Screen-shot of the Turtle Gardens story map.

Turtle gardens provide suitable nesting habitat for diamondback terrapins where little natural suitable habitat remains or is inaccessible. By enhancing the existing habitat at a site within the terrapin’s range to meet their nesting habitat requirements, terrapins can more safely lay their eggs within an area specifically set-aside for them.

CWF recently partnered with the Marine Academy of Technology and Environmental Science (MATES) on a pilot project turtle garden on Long Beach Island in New Jersey. The newly released Turtle Gardens story map details this project.


LEARN MORE


 

Time to Get Muddy!

Thursday, September 8th, 2016
Volunteers needed to help maintain and repair osprey nests

by Ben Wurst, Habitat Program Manager

Map of nests that are in need of repairs in Absecon, NJ.

Map of nests that are in need of repairs in Absecon, NJ.

We have an obligation to care for and protect our wildlife, and for me, that’s what drew me into my current position. Osprey nesting platforms have been a focus of my work over the past 10+ years. They are designed specifically for ospreys and if built properly, can withstand the impacts of severe weather, including coastal flooding, high winds, and storm surge. For ospreys these platforms protect their nests from predators and flood tides, but over time the extreme salt marsh environment takes its toll on them. With the added weight of the large, perennial stick nests it can shorten the life span of a properly built platform drastically. Over the years I’ve seen older nests topple, from the weight of the nesting material and aging hardware, during the middle of the nesting season during severe storms. This is hard to prevent at every nest, during every storm, which we know are becoming more and more frequent, but we are adapting and in turn, helping our ospreys become more resilient (and productive) in the end.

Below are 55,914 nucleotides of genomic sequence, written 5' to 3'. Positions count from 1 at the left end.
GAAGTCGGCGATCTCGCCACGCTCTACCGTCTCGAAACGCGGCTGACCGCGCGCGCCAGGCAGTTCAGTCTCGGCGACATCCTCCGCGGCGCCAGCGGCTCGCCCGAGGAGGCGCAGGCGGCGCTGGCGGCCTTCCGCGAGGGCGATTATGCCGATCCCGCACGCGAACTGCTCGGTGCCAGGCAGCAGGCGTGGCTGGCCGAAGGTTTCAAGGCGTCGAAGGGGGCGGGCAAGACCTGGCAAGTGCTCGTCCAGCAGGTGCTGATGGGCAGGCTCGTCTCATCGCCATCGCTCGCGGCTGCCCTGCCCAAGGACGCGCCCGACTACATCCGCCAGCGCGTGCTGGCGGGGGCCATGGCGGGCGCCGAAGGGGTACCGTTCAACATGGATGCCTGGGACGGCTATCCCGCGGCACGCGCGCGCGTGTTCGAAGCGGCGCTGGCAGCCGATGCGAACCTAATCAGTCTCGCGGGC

New stainless screws are installed in an existing osprey nest to help prevent future catastrophe.

New stainless screws are installed in an existing osprey nest to help prevent future catastrophe.

In the past we (myself and other volunteers who survey ospreys and help maintain platforms) used to visit a nest only once a year, during nesting surveys in late June and early July. At that time we would note the condition of the platform and if repairs were needed, schedule those for the seven month long non-breeding season. Those who have volunteered to help and worked with me, know the task at hand. Most tasks include using hand tools to construct nest platforms and perches and to install them. I always say the hardest part is getting the platform to the saltmarsh where they will be installed.

To help engage and inspire others to help care for our growing osprey population, we are looking for volunteers who live within the watersheds were we are planning to conduct repairs of osprey platforms. Tasks vary by watershed but most are to add new (stainless) screws to existing platforms, install predator guards/perches, clean off excess nesting material, and do any other repairs to platforms (including moving and replacing some). We are hopeful to meet some local baymen and fishermen who are looking to help keep the nesting population stable as it has been over the past 10 years.